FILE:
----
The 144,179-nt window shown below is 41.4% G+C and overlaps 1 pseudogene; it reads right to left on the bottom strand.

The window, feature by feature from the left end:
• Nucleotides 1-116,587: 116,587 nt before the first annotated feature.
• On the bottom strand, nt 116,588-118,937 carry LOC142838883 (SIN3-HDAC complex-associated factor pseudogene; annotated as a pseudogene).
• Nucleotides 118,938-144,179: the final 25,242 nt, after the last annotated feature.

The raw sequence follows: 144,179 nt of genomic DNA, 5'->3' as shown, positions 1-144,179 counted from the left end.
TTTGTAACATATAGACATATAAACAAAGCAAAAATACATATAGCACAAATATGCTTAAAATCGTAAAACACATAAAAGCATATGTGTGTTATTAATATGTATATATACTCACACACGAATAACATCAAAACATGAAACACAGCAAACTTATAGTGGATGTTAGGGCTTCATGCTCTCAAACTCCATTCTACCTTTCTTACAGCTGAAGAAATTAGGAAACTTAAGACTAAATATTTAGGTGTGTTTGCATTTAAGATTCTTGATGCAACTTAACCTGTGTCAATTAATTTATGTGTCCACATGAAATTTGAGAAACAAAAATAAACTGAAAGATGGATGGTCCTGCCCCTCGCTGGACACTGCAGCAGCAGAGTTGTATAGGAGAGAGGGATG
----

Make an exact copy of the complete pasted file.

The 144,179-nt window shown below is 41.4% G+C and overlaps 1 pseudogene; it reads right to left on the bottom strand.

The window, feature by feature from the left end:
• Nucleotides 1-116,587: 116,587 nt before the first annotated feature.
• On the bottom strand, nt 116,588-118,937 carry LOC142838883 (SIN3-HDAC complex-associated factor pseudogene; annotated as a pseudogene).
• Nucleotides 118,938-144,179: the final 25,242 nt, after the last annotated feature.

The raw sequence follows: 144,179 nt of genomic DNA, 5'->3' as shown, positions 1-144,179 counted from the left end.
TTTGTAACATATAGACATATAAACAAAGCAAAAATACATATAGCACAAATATGCTTAAAATCGTAAAACACATAAAAGCATATGTGTGTTATTAATATGTATATATACTCACACACGAATAACATCAAAACATGAAACACAGCAAACTTATAGTGGATGTTAGGGCTTCATGCTCTCAAACTCCATTCTACCTTTCTTACAGCTGAAGAAATTAGGAAACTTAAGACTAAATATTTAGGTGTGTTTGCATTTAAGATTCTTGATGCAACTTAACCTGTGTCAATTAATTTATGTGTCCACATGAAATTTGAGAAACAAAAATAAACTGAAAGATGGATGGTCCTGCCCCTCGCTGGACACTGCAGCAGCAGAGTTGTATAGGAGAGAGGGATG